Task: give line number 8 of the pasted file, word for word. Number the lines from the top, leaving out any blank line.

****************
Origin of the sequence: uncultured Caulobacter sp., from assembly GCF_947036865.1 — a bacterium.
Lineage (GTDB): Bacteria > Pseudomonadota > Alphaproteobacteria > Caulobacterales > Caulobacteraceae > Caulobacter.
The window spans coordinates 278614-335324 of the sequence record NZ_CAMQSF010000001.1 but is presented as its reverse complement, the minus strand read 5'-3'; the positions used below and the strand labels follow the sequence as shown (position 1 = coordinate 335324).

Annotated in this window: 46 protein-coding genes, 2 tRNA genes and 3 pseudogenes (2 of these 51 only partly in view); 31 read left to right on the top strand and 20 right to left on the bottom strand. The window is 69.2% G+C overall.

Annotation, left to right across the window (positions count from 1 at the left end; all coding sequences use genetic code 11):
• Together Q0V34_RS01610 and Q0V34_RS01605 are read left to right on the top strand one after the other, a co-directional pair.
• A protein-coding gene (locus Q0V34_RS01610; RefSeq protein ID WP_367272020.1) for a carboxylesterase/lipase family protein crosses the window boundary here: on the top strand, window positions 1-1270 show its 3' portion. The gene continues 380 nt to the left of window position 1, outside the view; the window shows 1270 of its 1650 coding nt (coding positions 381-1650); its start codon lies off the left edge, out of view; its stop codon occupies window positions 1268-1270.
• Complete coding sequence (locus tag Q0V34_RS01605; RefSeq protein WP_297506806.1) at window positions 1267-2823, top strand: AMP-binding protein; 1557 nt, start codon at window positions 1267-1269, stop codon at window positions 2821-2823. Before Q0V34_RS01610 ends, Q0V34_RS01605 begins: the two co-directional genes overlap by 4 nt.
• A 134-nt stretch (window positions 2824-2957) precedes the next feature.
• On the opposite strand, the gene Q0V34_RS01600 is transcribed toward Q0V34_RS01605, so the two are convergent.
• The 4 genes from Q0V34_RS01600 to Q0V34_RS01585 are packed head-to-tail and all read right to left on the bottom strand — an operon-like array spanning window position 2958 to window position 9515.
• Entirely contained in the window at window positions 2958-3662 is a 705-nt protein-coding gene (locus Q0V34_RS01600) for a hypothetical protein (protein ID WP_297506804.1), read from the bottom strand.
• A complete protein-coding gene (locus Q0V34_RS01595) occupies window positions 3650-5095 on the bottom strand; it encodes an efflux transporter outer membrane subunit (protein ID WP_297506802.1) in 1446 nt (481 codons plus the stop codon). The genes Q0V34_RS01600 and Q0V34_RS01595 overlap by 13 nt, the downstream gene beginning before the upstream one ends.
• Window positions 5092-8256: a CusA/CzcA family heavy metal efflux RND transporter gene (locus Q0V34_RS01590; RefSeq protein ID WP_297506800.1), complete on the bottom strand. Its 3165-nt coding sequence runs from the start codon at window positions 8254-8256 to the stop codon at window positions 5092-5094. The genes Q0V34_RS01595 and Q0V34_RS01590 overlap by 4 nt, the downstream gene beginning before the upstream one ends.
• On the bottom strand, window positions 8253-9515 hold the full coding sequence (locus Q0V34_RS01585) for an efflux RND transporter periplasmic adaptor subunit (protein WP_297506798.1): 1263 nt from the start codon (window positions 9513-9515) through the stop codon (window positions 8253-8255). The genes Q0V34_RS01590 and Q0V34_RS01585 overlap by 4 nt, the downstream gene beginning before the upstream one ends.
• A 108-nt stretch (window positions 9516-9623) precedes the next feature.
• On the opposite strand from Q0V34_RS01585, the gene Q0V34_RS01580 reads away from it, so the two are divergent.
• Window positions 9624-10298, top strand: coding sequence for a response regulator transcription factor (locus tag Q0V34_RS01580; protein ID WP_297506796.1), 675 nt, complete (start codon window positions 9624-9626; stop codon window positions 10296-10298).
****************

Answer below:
• Complete coding sequence (locus tag Q0V34_RS01605; RefSeq protein WP_297506806.1) at window positions 1267-2823, top strand: AMP-binding protein; 1557 nt, start codon at window positions 1267-1269, stop codon at window positions 2821-2823. Before Q0V34_RS01610 ends, Q0V34_RS01605 begins: the two co-directional genes overlap by 4 nt.